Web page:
US: PMI Manufacturing Index

Wed Nov 01 08:45:00 CDT 2017

Consensus Consensus Range Actual Previous
Level 54.5 53.4 to 54.5 54.6 53.1

The manufacturing PMI had been lagging other private and regional data but is now signaling solid and accelerating growth for the sector. The index rose to 54.6 for the final October reading for its best showing since early in the year. This compares with 54.5 for the October flash and 53.1 in September. New orders are on the rise especially export orders which posted their best monthly advance since August last year. And employment is also very strong with its best showing since June 2015. Production is up, inventories are up, costs remain elevated, and selling prices are showing traction. Hurricane effects haven't yet passed and are still working through the supply chain with delivery times still slowing. The past two durable goods reports out of Washington have been very strong and gains among the softer data, like today's report, hint perhaps at substantial acceleration for the factory sector going into year end. Watch later this morning at 10:00 a.m. for the ISM manufacturing report.

Market Consensus Before Announcement
PMI manufacturing accelerated sharply in October's flash, up 1.5 points to a solid 54.5 and an 8-month high. New orders and employment were highlights while delivery delays, tied to Hurricanes Harvey and Irma, gave perhaps a one-time boost to the composite index. Forecasters see no change for final October with the consensus at 54.5.

Based on monthly questionnaire surveys of selected companies, the Purchasing Managers' Manufacturing Index (PMI) offers an advance indication on month-to-month activity in the private sector economy by tracking changes in variables such as output, new orders, stock levels, employment and prices across manufacturing industries. The final index for the current month is released roughly a week after the flash.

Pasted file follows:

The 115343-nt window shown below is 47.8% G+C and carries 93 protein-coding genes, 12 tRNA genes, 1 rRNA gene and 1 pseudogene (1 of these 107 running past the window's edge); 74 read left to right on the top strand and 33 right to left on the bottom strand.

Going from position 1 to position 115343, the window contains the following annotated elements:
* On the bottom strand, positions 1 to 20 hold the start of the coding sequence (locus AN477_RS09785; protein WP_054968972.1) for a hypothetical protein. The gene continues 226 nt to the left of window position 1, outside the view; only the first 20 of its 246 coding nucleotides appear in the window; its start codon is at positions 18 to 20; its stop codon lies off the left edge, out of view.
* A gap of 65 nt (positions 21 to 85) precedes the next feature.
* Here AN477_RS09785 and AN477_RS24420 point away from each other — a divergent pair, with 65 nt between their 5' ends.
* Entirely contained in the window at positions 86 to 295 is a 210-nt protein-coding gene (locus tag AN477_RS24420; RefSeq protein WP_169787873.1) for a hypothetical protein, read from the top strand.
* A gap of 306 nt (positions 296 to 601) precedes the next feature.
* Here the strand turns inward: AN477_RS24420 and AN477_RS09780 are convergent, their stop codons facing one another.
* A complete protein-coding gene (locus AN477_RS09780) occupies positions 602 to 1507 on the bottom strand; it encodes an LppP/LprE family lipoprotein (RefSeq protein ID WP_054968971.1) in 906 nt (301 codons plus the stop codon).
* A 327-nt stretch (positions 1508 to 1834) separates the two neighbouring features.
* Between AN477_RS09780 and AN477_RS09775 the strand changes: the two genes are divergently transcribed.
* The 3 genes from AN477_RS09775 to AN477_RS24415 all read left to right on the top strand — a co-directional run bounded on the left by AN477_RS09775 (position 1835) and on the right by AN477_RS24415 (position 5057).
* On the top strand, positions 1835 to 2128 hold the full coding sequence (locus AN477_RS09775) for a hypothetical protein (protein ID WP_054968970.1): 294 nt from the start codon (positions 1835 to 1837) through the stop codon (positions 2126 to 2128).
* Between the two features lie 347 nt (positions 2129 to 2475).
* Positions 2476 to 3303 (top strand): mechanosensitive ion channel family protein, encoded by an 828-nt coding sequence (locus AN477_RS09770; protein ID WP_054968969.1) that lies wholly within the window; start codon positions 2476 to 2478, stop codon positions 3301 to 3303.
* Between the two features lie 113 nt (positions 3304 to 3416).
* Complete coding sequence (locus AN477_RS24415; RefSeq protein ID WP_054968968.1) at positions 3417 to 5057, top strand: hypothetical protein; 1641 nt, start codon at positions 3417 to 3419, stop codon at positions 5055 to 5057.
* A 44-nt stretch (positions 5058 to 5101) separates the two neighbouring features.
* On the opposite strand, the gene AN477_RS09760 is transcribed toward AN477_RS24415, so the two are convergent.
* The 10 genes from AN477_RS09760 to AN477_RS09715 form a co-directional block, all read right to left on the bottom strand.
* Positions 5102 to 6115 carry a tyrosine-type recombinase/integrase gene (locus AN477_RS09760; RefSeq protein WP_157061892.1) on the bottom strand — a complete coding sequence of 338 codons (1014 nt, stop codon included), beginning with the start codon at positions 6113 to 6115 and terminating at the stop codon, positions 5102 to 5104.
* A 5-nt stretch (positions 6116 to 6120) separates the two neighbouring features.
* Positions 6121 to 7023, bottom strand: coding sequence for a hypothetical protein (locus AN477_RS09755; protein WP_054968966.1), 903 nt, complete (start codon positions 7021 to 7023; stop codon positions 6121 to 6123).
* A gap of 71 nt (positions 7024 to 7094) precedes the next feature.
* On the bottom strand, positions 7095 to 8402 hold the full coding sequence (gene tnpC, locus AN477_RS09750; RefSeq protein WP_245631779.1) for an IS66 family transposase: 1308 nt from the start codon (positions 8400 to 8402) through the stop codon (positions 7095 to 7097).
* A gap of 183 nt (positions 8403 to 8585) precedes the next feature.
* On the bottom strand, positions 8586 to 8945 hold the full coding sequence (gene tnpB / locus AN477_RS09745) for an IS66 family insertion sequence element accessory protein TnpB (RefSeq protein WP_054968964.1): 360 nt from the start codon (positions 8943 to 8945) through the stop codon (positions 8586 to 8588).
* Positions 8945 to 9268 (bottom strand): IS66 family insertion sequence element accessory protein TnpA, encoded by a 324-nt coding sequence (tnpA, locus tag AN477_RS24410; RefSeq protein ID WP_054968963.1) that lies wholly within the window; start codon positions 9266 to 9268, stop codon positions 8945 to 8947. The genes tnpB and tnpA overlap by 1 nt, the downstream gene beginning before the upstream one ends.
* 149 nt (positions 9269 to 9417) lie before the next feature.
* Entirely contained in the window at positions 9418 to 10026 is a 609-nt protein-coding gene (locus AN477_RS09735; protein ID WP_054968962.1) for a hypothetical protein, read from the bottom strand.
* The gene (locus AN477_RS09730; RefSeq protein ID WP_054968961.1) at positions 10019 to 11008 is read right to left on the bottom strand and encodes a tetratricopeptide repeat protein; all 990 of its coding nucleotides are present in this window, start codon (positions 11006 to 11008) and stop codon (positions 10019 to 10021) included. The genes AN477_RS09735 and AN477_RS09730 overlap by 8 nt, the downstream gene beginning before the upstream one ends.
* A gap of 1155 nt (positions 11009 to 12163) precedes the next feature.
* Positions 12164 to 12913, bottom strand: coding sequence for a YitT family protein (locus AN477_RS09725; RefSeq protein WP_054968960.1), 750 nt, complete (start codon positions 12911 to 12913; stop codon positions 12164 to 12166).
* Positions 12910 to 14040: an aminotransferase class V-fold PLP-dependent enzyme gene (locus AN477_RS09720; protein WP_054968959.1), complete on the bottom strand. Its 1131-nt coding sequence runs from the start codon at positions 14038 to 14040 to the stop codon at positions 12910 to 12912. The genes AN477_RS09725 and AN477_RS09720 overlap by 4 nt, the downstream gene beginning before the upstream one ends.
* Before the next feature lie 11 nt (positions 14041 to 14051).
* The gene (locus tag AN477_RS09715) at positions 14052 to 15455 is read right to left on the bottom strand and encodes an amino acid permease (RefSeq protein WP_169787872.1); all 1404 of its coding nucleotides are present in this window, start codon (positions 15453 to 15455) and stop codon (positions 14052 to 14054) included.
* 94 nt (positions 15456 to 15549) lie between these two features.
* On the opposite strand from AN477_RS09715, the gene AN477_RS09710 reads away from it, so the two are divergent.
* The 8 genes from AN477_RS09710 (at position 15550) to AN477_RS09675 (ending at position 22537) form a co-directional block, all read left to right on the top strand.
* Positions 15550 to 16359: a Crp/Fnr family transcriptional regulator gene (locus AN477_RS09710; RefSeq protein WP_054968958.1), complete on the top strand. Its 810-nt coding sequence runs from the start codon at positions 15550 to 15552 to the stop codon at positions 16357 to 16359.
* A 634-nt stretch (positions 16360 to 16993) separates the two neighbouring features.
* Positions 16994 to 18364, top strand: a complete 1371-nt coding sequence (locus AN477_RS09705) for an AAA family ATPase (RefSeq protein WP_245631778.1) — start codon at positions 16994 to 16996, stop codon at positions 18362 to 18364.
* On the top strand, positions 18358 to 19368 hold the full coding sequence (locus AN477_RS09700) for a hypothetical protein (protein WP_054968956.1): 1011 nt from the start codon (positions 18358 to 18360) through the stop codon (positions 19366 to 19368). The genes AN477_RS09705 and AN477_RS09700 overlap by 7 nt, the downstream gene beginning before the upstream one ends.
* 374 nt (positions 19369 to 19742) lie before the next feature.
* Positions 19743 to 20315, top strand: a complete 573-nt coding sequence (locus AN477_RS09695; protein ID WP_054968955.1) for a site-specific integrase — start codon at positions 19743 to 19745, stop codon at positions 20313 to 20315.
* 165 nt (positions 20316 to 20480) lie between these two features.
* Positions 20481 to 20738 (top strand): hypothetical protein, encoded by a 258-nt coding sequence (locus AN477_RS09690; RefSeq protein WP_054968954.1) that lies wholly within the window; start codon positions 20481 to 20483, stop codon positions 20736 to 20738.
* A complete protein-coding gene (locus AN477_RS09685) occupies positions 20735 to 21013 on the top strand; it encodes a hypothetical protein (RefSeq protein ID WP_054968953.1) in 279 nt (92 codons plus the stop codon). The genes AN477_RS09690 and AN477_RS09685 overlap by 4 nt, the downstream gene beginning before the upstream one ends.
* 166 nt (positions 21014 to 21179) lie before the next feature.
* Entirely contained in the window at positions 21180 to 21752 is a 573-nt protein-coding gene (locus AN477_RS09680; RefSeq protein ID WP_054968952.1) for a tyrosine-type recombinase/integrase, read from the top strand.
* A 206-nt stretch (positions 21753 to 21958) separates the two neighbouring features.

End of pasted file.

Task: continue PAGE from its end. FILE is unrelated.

Investors need to keep their fingers on the pulse of the economy because it dictates how various types of investments will perform. By tracking economic data such as the ISM manufacturing index in the U.S. and the Markit PMIs in the U.S. and elsewhere, investors will know what the economic backdrop is for the various markets. The stock market likes to see healthy economic growth because that translates to higher corporate profits. The bond market prefers less rapid growth and is extremely sensitive to whether the economy is growing too quickly and causing potential inflationary pressures.

The Markit PMI manufacturing data give a detailed look at the manufacturing sector, how busy it is and where things are headed. Since the manufacturing sector is a major source of cyclical variability in the economy, this report has a big influence on the markets. And its sub-indexes provide a picture of orders, output, employment and prices.

Markit originally began collecting monthly Purchasing Managers' Index (PMI) data in the U.S. in April 2004, initially from a panel of manufacturers in the U.S. electronics goods producing sector. In May 2007, Markit's U.S. PMI research was extended out to cover producers of metal goods. In October 2009, Markit's U.S. Manufacturing PMI survey panel was extended further to cover all areas of U.S. manufacturing activity. Back data for Markit's U.S. Manufacturing PMI between May 2007 and September 2009 are an aggregation of data collected from producers of electronic goods and metal goods producers, while data from October 2009 are based on data collected from a panel representing the entire U.S. manufacturing economy. Markit's total U.S. Manufacturing PMI survey panel comprises over 600 companies.